Sunday, August 29, 2010

Installing mod_ssl on apache: X.509,Certificate Authority,digital signatures explained

If you want to secure connection to a resource on your apache web-server by using public key encryption technique then you can add the mod_ssl module into the apache web-server for that purpose.

Here are the list of things that are explained in this tutorial:-
  1. Installing OpenSSL
  2. Public key encryption standard.
  3. Certificate Signing Authority(CA) and Digital Signatures
  4. Encryption Of Data (shared secret key encryption) 
  5. Creating the Digital Certificate.
  6. Installing the certificate's and keys in proper directory
  7. Setting up the apache configuration(httpd.conf)
  8. Testing the configuration

1.Installing OpenSSL

The apache web server comes now bundled with and mod_ssl module.You can directly download the version 2.13 of apache web server from this link.

We need OpenSSL for producing digital certificates and what are these will be examined later on.

Just open and run the installer and after you have done that proceed to the second step and note that you may also need to download the OpenSSL module seperately for windows and also need to have the visual C++ modules for it to run. You can download these from this link.

2.Public key encryption standard: The public key encryption in short works as follows:-

There are essentially two pairs of keys per entity. One key which is shared and used to encrypt the contents and is publicly available is called public key whereas the other key which is used for decryption is called the private key is kept secret.

So if an entity 'A' has to send a secret message to entity 'B' then entity 'A' uses entity 'B's' public key to encrypt the message and on the receiving side entity 'B' uses its private key to decrypt the message and since only entity 'B' is in possession of it's private key therefore no third party can decrypt the content's of message.Unless Of-course the private key has been compromised.

The point that should  be noted is that entity 'B' cannot guarantee that it is receiving message from entity 'A' because anyone with access to 'B's' public key can send B a message , therefore this communication lacks authentication.

3. Certificate Signing Authority(CA) and Digital Signatures:-

The only problem with the previous scheme was that the client cannot be sure that the sender is who he claims to be and this is where a CA comes in as it is responsible for verifying the details of the sender and issuing the X.509 digital certificate to it. The X.509 digital certificate contains the sender's public key,domain identifiers,serial number for the certificate and most importantly the encrypted hashed(md5 hash, RSA encryption) data (Encryption is done using CA's private key,The hashed data encrypted using CA'S key serves as Digital signature of the CA). This constitutes sender's certificate.

The sender (server), when sending information to the client may choose to encrypt the entire contents or just calculate an SHA-1 hash and encrypt it using it's private key and sends the X.509 digital certificate it obtained from the CA along with this.

On the client side firstly the the CA is identified by 'CA attribute' in the X509v3 extension section of x.509 digital certificate, then using CA's public key (stored in the browser in the CA certificate public key info)   the hash is decrypted and this decrypted hash is compared with the hash that is calculated over the rest of the x.509 digital certificate that was sent by the sender. If these hash values match then client can be sure that this certificate really was signed by the CA and hence can be sure of the server that is sending the data because it was signed by the CA. The client then can decrypt the contents of the message by using the public key found in the x.509 digital certificate.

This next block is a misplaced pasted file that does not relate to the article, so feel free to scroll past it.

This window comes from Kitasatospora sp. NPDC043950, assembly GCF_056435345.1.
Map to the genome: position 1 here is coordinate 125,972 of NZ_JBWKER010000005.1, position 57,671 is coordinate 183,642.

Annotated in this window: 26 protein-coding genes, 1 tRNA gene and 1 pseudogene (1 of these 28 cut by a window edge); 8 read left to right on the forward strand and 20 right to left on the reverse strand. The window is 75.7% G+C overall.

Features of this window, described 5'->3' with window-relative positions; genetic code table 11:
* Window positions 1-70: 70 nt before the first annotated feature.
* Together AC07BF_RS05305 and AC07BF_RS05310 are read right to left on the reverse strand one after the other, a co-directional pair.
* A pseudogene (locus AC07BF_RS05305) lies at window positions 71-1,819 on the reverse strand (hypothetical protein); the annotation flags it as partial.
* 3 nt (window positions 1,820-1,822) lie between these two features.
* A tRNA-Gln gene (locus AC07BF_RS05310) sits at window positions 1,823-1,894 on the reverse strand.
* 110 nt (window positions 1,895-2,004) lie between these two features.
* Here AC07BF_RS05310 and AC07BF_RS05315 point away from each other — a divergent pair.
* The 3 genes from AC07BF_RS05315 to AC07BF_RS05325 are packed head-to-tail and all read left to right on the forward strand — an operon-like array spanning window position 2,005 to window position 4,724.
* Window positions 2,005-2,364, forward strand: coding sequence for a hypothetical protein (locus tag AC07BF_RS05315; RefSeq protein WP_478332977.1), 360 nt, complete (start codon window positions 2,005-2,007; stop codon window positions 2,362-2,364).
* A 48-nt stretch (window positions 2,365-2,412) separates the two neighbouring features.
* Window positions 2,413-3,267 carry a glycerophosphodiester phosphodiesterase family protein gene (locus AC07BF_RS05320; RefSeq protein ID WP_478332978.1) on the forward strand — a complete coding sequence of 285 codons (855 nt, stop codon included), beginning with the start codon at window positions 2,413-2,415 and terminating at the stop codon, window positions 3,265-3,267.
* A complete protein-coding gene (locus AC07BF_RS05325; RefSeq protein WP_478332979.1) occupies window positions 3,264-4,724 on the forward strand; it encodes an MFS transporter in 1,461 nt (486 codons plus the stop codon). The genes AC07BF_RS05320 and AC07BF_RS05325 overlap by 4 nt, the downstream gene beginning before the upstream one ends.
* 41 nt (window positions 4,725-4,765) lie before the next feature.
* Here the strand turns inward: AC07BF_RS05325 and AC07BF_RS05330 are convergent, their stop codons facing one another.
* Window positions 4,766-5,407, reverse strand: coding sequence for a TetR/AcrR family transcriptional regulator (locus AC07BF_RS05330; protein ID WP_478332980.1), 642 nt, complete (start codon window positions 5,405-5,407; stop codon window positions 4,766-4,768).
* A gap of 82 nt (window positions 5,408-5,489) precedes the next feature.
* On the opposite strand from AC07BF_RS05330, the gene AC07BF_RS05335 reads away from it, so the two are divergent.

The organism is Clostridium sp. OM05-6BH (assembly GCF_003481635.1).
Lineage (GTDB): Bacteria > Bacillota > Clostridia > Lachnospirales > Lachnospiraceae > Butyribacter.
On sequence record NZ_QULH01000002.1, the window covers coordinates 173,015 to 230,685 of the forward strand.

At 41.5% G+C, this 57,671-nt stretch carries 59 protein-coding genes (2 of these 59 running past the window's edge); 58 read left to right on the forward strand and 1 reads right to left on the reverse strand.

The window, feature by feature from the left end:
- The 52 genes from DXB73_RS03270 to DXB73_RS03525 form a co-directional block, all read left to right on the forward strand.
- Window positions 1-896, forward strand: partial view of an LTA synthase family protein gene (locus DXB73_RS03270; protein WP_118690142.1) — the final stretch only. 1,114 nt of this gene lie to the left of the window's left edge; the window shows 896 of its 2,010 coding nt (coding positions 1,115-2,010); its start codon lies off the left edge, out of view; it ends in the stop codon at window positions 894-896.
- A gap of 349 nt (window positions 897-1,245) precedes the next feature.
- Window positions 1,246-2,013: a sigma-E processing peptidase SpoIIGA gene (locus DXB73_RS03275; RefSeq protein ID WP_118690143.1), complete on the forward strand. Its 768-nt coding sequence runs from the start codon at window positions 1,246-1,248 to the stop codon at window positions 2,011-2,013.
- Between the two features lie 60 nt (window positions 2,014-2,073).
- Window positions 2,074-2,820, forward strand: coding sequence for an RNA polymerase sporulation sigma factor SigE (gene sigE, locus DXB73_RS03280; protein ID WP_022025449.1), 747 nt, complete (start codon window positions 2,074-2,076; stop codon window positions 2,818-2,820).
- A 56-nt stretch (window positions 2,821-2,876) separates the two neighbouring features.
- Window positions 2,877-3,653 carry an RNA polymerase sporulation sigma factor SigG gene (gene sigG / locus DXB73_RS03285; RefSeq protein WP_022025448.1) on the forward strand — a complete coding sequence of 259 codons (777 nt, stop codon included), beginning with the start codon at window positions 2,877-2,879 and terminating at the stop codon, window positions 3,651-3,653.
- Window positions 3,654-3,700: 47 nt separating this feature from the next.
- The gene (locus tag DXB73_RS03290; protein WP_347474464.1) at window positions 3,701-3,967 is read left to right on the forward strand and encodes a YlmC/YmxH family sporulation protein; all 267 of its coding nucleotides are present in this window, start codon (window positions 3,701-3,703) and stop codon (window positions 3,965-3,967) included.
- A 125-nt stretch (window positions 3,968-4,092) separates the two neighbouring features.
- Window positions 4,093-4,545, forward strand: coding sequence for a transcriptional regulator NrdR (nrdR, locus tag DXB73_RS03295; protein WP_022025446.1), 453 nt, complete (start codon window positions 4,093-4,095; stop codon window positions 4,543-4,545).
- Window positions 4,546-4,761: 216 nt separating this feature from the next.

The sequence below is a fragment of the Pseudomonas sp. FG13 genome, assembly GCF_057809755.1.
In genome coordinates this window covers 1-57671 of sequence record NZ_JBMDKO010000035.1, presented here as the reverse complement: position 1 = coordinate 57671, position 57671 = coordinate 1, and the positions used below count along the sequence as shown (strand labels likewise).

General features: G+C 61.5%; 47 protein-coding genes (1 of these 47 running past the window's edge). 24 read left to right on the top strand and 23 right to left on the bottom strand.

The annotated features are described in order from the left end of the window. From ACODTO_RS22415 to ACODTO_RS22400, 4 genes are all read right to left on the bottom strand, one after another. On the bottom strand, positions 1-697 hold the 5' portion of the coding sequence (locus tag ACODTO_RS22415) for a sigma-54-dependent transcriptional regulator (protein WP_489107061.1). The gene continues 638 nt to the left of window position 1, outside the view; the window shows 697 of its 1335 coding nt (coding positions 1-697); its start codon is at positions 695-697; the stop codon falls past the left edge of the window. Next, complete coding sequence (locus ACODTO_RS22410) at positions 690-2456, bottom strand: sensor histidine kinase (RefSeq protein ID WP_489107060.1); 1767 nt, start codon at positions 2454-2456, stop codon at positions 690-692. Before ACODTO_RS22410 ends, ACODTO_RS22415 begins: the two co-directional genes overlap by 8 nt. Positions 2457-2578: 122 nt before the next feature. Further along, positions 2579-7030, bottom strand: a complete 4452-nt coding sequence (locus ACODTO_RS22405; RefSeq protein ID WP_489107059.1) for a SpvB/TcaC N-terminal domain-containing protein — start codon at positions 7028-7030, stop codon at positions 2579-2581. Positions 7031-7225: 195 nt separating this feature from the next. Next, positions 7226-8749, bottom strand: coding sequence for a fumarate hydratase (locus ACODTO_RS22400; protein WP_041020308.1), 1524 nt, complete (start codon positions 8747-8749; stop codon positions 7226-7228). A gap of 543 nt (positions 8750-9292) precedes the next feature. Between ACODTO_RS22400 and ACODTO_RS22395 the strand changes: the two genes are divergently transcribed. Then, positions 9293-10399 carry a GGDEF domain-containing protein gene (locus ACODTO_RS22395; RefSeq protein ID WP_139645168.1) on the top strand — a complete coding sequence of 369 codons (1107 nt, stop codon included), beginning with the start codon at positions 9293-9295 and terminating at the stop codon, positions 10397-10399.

There are many well known certificate authorities such as Verisign etc whose certificates are not to be signed by any authority as they are the root certificate authorities and there certificates already come pre-installed in the browsers like Firefox, Internet Explorer etc. you can view them in mozilla firefox by going to Tools->Options->Advanced-> Encyption and then choosing View Certificates.

The only concern with getting the certificate signed by a CA is the cost factor.But on the other hand, This trusted third party scheme is more secure because in case the sender(server) loses its private key then it can ask the CA to revoke its certificate doing so places the certificate in CRL (Certificate Revocation List) which  ensures that no one else can pretend to be the sender.

It may happen that once in a while you may encounter that if you are viewing a site in mozilla you may encounter that mozilla displays you a warning message as shown below which warns you that you may be at risk viewing the website, this happens only due to the fact that the certificate may be self-signed by the server or a CA not known to the browser and therefore the authenticity of the sender cannot be known and hence you should avoid sending personal details over to a web server like that because if the  private key of the server is compromised then it can lead to potential fraudulent activity. However, if you do trust the server you can click on proceed and this leads to saving of the CA certificate of the server's CA on your browser and then you can view the certificate as mentioned above. In our sample installation we are going to create our own CA and we are going to sign that certificate signing request to produce a X.509 digital certificate.

I hope this was informational enough theory and now we can really proceed with the installation of mod_ssl on apache.

4. Encryption Of Data (Shared secret key Encryption):-

The actual data b/w the client and the server is encrypted using shared secret key because it is faster and the server does not need to know the client's public key for encrypting the data that it sends to the client.
The key exchange however occurs through public key encryption  as follows:-

As the client knows of server's public key so it generates a random secret key (to be used for encrypting the data) and then encrypts it using server's public key and on the server's end it uses its private key to decrypt the shared secret key. Hence the public key encryption scheme helps to transfer the shared secret key.

5.Creating the x.509 digital certificate:-

To create the digital certificate we have to do the 5 following steps:-

  1. Generate the Server's Private and Public key
  2. Generate the CA's Private and Public key
  3. Generate the CA's x.509 Digital Certificate (Self-Signed)
  4. Generate the Server's Certificate Signing Request